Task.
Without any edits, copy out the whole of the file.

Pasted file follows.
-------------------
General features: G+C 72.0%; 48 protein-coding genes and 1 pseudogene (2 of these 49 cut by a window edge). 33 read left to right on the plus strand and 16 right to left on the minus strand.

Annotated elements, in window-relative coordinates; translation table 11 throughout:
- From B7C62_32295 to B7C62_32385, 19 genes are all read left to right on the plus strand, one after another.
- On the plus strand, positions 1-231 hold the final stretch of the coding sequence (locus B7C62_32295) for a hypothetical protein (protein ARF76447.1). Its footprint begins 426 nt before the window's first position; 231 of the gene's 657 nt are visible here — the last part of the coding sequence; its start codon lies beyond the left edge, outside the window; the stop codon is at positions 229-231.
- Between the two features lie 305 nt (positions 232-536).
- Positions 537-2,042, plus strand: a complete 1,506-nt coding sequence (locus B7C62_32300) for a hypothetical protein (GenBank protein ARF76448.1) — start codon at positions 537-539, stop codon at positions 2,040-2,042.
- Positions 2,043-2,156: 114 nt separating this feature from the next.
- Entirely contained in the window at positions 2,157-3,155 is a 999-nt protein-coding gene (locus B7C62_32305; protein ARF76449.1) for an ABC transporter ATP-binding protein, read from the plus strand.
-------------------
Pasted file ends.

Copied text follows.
General features: G+C 72.0%; 48 protein-coding genes and 1 pseudogene (2 of these 49 cut by a window edge). 33 read left to right on the plus strand and 16 right to left on the minus strand.

Annotated elements, in window-relative coordinates; translation table 11 throughout:
- From B7C62_32295 to B7C62_32385, 19 genes are all read left to right on the plus strand, one after another.
- On the plus strand, positions 1-231 hold the final stretch of the coding sequence (locus B7C62_32295) for a hypothetical protein (protein ARF76447.1). Its footprint begins 426 nt before the window's first position; 231 of the gene's 657 nt are visible here — the last part of the coding sequence; its start codon lies beyond the left edge, outside the window; the stop codon is at positions 229-231.
- Between the two features lie 305 nt (positions 232-536).
- Positions 537-2,042, plus strand: a complete 1,506-nt coding sequence (locus B7C62_32300) for a hypothetical protein (GenBank protein ARF76448.1) — start codon at positions 537-539, stop codon at positions 2,040-2,042.
- Positions 2,043-2,156: 114 nt separating this feature from the next.
- Entirely contained in the window at positions 2,157-3,155 is a 999-nt protein-coding gene (locus B7C62_32305; protein ARF76449.1) for an ABC transporter ATP-binding protein, read from the plus strand.